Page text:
This variety of “discussion” is part of the time-honored “My scripture/G.A. statement can beat up your scripture/G.A. statement” tradition, hence my reference to “a doctrinal pe––,” sorry, I mean “a doctrinal [special place spatial dimension comparison] contest.”

  32. Matthew Chapman says:

    I wonder if there is an equivalent ambiguity regarding number in Luke 10:17- “And the seventy returned with joy, saying…”

    Doctrine & Covenants 107:97 calls the seventy “traveling ministers”, so perhaps the “70’s” would be more appropriately called individually “Minister” or “Traveler”. The latter would be pretty appropriate, considering how the 1st and 2nd quorums these days are scattered among the nations.

  33. I suppose that we should be grateful that the apostles are not known as “Twelves.”

  34. #3, Aaron, I’m sorry if my short post gave the impression that the topic was not important or disposable. Every year I become less comfortable with the missionary presentations we gave on the 18 signs of the true church, or whatever the number. That becomes less convincing for me, even as the modern development of the church becomes more convincing.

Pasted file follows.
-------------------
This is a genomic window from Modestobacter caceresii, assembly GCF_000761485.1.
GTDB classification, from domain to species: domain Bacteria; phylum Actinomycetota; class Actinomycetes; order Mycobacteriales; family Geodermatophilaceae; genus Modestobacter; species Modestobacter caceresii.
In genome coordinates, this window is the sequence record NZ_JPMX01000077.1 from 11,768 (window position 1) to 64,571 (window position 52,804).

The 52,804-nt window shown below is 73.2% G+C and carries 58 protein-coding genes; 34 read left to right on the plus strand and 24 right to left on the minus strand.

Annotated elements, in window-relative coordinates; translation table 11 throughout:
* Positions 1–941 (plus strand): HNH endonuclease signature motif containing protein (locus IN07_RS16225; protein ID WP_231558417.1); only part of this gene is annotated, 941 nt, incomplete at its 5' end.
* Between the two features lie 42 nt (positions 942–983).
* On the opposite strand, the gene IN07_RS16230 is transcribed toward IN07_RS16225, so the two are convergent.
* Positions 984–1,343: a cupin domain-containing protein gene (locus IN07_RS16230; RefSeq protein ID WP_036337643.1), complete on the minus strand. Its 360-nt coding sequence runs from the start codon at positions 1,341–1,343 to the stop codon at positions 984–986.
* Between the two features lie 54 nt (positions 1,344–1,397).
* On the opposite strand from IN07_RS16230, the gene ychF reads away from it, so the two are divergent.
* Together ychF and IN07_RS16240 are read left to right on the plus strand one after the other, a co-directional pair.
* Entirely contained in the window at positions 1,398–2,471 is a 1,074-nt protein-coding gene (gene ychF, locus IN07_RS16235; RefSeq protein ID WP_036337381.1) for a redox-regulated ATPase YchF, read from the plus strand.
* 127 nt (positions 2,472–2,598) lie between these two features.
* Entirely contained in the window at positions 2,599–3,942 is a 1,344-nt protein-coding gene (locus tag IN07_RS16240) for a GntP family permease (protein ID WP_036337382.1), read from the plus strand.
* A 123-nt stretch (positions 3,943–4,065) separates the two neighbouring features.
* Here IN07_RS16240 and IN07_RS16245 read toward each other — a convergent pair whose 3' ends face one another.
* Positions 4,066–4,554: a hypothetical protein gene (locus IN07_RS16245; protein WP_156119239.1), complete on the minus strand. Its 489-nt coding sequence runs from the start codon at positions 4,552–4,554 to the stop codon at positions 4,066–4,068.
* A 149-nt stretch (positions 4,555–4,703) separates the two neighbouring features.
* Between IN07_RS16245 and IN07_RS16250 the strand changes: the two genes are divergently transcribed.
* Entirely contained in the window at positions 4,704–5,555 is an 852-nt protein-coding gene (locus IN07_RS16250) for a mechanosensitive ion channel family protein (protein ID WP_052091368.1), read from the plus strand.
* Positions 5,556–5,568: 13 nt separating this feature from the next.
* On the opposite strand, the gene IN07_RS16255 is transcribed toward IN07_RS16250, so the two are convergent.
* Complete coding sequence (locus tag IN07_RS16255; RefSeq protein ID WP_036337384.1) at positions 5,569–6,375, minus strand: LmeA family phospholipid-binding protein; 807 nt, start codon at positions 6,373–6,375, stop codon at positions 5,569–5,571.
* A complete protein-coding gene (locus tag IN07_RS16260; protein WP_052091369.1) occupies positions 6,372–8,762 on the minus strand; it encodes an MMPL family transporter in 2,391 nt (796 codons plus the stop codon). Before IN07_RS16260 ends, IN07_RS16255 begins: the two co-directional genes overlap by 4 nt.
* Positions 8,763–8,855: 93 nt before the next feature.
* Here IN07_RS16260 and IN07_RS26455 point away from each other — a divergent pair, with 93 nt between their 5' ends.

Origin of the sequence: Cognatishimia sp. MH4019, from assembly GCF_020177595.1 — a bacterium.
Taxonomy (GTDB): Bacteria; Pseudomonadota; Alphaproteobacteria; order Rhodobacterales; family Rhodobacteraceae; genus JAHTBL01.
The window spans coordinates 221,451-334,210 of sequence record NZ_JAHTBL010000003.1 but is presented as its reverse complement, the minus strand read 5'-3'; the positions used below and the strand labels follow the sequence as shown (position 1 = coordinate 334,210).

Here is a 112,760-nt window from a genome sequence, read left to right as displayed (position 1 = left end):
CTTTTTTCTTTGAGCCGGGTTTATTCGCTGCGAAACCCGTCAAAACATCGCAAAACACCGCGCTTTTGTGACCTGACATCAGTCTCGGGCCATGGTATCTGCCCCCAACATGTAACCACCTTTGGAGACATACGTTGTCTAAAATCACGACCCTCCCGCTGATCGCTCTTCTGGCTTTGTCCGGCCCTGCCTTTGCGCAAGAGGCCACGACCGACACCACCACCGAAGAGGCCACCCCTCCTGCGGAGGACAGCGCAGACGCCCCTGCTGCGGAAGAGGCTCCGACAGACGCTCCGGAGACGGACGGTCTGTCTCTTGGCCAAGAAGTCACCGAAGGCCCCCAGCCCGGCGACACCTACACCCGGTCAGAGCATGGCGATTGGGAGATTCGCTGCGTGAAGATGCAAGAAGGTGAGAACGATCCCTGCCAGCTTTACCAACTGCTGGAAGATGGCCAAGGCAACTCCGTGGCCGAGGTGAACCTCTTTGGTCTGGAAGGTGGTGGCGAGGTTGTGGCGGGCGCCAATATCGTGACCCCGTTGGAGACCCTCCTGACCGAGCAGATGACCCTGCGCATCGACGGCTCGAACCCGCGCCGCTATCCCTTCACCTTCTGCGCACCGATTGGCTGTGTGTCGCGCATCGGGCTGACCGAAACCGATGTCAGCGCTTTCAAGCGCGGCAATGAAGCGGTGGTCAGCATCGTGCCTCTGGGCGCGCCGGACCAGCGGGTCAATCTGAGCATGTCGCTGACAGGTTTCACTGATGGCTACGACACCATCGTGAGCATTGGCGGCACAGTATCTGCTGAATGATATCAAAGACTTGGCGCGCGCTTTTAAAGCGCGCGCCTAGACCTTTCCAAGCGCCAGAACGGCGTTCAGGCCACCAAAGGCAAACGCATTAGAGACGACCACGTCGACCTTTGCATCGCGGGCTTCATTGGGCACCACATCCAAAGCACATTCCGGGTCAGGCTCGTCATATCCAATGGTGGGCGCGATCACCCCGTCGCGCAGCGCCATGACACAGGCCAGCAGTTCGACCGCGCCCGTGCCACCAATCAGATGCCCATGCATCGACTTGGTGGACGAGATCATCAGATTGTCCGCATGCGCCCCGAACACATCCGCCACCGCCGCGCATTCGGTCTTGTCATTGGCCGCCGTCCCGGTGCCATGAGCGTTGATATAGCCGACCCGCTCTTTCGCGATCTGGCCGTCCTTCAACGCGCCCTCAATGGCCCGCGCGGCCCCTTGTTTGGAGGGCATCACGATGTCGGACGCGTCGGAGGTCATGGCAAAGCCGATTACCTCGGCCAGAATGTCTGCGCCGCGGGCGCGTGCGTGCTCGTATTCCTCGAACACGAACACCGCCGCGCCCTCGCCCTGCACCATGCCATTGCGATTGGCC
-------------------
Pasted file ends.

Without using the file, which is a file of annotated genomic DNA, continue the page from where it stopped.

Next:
35. Aaron, I’m with Clair. I think that the KJV, however important its textuality, can be productively understood as a relic mediating inspiration.

  36. Kevin Barney says:

    Mark B., good point about Twelves. Were so used to the usage “Seventies” that we don’t perceive it as unusual, but imagining we called the Apostles “Twelves” drives home how unusual this usage is.

  37. Sam MB, I’m not sure I understand you. What do you mean to say about this particular instance? Are you suggesting that:

    (1) there really was an ancient priesthood calling of “Seventy”, by which I mean a calling that was named a name that more or less referred to the numerical quantity of 10 x 7, in the relevant language;
    (2) there was no actual reference to this calling in any ancient Biblical manuscripts, but through the hand of divine providence, the KJV translators were made to commit a translation error that fortuitously referenced this ancient calling in a context where no actual reference was intended by the original author or authors;
    (3) Once Joseph Smith saw this particular verse in the KJV text, the divinely-influenced error caused him to seek inspiration that confirmed there really was an ancient calling called “Seventy”.